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Research into heart diseases

We fund research into heart diseases and have done so for more than fifty years. The progress we've made has helped save millions of lives, but there's more work to do. 

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What are heart diseases and what causes them?

Heart diseases are a range of conditions that stop your heart from working properly and pumping blood effectively around your body. There are dozens of different heart diseases from abnormal heart rhythms, cardiac arrests, heart attacks and inherited heart conditions. We know more than ever about their shared risk factors, such as diabetes, and we’re focused on finding ways to prevent them from developing into other circulatory conditions like stroke or vascular dementia. You can read in more detail about specific heart conditions here.

The difference we've made so far

Our research into heart diseases spanning seven decades has helped make major breakthroughs. Research has invented machines to restart hearts, fix arteries in newborn babies, build tiny devices to correct heartbeats, and give someone a heart they weren’t born with. Stents. Clot busting drugs. Life saving operations. None of them would exist without the power of research. With your support, imagine what’s next.

Donate to our research today

We keep going for babies like Lorenzo

Lorenzo was born with only one side of his heart working. He is alive thanks to multiple heart surgeries but his future remains uncertain. Babies like Lorenzo are relying on research to help them survive.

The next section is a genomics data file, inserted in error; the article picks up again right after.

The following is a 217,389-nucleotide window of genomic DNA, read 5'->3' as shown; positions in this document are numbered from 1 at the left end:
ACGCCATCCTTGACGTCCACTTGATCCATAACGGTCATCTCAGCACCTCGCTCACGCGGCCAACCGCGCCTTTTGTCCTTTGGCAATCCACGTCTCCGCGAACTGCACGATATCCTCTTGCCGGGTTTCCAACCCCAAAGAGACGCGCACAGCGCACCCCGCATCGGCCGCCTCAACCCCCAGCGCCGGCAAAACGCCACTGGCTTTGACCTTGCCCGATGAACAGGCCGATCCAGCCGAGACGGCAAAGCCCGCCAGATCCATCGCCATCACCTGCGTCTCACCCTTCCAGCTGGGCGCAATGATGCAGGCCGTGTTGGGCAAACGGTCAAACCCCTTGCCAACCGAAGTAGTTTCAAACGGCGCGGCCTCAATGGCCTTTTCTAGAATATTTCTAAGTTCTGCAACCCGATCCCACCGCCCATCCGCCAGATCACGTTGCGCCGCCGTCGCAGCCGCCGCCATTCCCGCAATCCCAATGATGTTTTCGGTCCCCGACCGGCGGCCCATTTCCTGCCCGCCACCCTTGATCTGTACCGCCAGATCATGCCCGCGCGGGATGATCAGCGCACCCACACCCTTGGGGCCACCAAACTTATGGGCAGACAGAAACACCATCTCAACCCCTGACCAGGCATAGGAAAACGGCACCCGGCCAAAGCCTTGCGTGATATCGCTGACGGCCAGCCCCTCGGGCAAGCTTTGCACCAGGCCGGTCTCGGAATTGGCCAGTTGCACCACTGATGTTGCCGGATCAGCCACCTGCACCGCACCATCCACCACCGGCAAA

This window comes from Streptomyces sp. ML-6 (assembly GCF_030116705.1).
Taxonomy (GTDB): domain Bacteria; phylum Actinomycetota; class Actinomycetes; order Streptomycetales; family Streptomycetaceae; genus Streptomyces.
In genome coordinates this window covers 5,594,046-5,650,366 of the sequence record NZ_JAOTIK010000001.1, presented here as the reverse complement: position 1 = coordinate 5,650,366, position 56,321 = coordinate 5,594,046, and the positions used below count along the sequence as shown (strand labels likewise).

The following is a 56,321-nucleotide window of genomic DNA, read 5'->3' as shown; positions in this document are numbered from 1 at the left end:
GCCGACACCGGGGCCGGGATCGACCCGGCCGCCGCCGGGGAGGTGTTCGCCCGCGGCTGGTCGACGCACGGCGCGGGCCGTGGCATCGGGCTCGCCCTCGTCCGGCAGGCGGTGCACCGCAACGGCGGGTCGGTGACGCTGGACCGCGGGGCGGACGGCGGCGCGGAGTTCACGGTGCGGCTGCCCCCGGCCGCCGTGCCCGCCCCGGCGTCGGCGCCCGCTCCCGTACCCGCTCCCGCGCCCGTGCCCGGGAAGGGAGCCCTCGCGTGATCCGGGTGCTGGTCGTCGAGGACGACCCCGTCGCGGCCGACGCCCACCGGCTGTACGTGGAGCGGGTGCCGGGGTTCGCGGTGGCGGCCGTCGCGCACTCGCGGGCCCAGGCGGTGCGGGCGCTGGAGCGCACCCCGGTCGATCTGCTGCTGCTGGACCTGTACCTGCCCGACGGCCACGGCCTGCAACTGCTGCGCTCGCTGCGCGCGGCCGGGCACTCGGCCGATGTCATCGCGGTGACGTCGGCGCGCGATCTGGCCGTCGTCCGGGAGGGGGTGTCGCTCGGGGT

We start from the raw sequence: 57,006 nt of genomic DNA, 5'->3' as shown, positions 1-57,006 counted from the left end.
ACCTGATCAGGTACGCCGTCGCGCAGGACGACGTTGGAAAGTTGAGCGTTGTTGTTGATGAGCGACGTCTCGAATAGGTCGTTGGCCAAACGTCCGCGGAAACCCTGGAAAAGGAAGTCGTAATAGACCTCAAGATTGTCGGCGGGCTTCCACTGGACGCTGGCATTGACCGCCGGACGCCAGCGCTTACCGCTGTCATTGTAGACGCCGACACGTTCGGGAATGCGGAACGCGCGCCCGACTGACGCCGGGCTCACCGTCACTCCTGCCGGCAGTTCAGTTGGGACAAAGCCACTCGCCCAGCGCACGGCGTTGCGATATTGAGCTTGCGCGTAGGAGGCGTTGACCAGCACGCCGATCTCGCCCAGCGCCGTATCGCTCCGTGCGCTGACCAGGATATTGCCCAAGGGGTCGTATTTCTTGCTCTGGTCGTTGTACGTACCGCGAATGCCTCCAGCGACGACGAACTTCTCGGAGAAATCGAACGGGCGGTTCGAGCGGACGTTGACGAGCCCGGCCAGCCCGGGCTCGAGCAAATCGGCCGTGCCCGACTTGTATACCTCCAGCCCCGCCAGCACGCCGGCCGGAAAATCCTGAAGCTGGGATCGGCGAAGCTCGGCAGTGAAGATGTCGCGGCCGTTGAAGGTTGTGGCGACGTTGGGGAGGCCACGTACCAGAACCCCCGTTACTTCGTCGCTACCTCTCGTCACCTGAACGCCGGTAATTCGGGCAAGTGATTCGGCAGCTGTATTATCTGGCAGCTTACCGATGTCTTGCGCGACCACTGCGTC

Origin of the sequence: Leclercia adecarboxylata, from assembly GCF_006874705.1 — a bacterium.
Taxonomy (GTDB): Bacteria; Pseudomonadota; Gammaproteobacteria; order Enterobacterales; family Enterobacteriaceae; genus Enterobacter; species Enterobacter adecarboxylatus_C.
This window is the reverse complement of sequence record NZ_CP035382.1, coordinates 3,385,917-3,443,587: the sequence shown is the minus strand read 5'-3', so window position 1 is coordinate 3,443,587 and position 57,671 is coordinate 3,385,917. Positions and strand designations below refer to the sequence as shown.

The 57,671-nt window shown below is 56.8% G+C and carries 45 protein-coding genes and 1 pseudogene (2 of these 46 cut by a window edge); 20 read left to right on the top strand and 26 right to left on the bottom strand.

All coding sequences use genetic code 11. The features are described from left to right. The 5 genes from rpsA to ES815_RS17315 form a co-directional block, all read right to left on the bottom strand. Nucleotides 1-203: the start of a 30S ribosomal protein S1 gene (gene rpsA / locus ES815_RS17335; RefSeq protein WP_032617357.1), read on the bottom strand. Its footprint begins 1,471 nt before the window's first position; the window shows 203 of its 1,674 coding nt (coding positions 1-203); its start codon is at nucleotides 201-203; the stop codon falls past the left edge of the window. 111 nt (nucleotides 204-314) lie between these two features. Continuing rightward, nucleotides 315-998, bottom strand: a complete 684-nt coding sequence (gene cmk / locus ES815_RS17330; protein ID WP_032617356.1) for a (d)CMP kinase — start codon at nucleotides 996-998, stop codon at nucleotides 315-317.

Using tick saliva to treat a deadly heart condition

According to one recent research project we funded, proteins found in tick saliva could be used to treat a dangerous type of heart disease which can cause sudden cardiac death in young adults.

Myocarditis happens when the heart muscle becomes inflamed and is often the result of an infection by common viruses. During myocarditis, chemicals called chemokines are released in the heart and they attract cells that cause inflammation.

Around 30% of people with myocarditis go on to develop dilated cardiomyopathy and heart failure, which in severe cases can lead to the person needing a heart transplant.

However, researchers from the University of Oxford Medical Sciences Division have identified a protein within tick saliva which can bind to and neutralise several chemokines, and may be able to prevent this dangerous inflammation.

This research project is just one of hundreds we fund each year to help protect the people you love.
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